Future of Global denuclearization: Interview with Dr Andrew Futter

Academics, and students alike are all seeking to understand the route that nuclear development will undertake in the future- ‘Will proliferation accelerate? Who wants the bomb and why? How can the nuclear weapon states and non-nuclear weapon states prevent proliferation? Is the spread of nuclear weapons throughout the world inevitable?’

It is simply a case of uncertainty; ‘the future of nuclear proliferation is a political rather than strictly a technical question’– and I think it is safe to say that nothing is for certain when it concerns politics.    A leading academic who specialises in the field of nuclear proliferation has kindly given his insight regarding the future of nuclear non-proliferation.

Dr Andrew Futter is a senior lecturer in International Politics at the University of Leicester. His research is focused primarily with contemporary nuclear weapons issues and how emerging technologies impact nuclear strategy, stability and arms control. He has published widely on nuclear issues, including his books; ‘The Politics of Nuclear Weapons’ and ‘Ballistic Missile Defence and US National Security: Normalisation and Acceptance after the Cold War’, as well as a range of journal articles such as ‘Iranian nuclear aspirations and strategic balancing in the Middle East’.

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STATE KEY FIGURES

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FOR EACH STATE MENTIONED, THE DIAGRAM SHOWS THE ESTIMATED NUMBER OF; NUCLEAR WEAPONS HELD, AMOUNT OF CONDUCTED TESTS, STOCKPILES, AND STATUS OF NUCLEAR PRODUCTION/POSSESSION

NUCLEAR WEAPON STATES: USA, UK, FRANCE, RUSSIA, CHINA

NON-NPT STATES: INDIA, ISRAEL, PAKISTAN

STATES OF CONCERN: IRAN, NORTH KOREA, SYRIA

Arms Control Association ‘Assessing Progress on Nuclear Nonproliferation and disarmament’ (2016) Accessed: 9th December, 2016. Available at: https://www.armscontrol.org/files/2016_ReportCard_reduced.pdf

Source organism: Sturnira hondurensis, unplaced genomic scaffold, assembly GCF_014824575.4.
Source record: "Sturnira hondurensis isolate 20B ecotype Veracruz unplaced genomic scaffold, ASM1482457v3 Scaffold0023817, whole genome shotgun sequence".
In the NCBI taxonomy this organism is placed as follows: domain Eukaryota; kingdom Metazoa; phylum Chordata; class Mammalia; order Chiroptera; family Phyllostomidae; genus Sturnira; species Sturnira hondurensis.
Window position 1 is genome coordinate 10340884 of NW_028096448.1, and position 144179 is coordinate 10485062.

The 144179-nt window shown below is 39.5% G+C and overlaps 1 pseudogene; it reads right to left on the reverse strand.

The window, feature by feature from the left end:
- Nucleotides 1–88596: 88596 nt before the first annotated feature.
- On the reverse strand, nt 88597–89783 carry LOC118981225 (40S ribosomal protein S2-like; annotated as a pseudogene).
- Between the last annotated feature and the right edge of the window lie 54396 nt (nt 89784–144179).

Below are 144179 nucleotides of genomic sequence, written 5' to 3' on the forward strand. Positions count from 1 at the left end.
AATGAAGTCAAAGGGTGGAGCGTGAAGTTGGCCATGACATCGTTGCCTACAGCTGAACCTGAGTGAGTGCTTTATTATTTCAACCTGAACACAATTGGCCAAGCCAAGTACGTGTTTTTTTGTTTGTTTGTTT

Humantiarian issues surrounding Nuclear Weapons

 

“One nuclear weapon exploded in one city – be it New York or Moscow, Islamabad or Mumbai, Tokyo or Tel Aviv, Paris or Prague- could kill hundreds of thousands of people. And no matter where it happens, there is no end to what the consequences might be- for our global safety, our security, our society, our economy, to our ultimate survival.” – President Barack Obama

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THE ‘ISLAMIC BOMB’

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Steve Weissman&Herbert Krosney ‘The Islamic Bomb’ Published, 1981

The ‘Islamic bomb’ was introduced in the 1970’s and is perceived to be the desire for Pan-Islamic nuclear capability amongst Muslim countries. It is understood to be through the notions of religious ties, that the ‘Islamic bomb’ would be acquired.

Zulfikar Ali Bhutto (Pakistani prime minister 1971-77) once said, ‘There was a Christian bomb, a Jewish bomb, and now a Hindu bomb. Why not an Islamic bomb?’ A statement as such certainly would raise concern particularly in Washington- Was Samuel Huntington correct in arguing that the fundamental problem for the West was Islam?  

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Impact of Nuclear Weapons Possession on International Relations?

 

The emergence of nuclear weapons has been a source of big impact on the international power structure. As Michael Horowitz states “for reasons related to their magnitude relative to conventional weapons, nuclear weapons have changed the character of warfare”. Initially the United States monopoly over the atomic weapons definitely made it the most powerful nation in the world.

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Great Britain, her nuclear weapons & the USA

The first sign of Great Britain producing a weapon of mass destruction surfaced in the 1940s, however it was not until October 1952 when an independent nuclear weapon, appropriately named ‘Hurricane’, was publicly tested. Since then, Britain has collected a stockpile of over 220 warheads but only a British nuclear service named the ‘Trident Nuclear Programme’, has control over them. They have recently announced plans to lower this number due to the strong stance held by Britain on nuclear non-proliferation outside of nuclear states.

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When did the history of the Atom bomb begin?

The beginning of the history of the atom bomb is usually associated with the successful test of the American atom bomb in June 1945. However, the history of the atom bomb begins earlier in time than this date if we consider the Science behind the bomb, which I consider as the starting point of the atom bomb.

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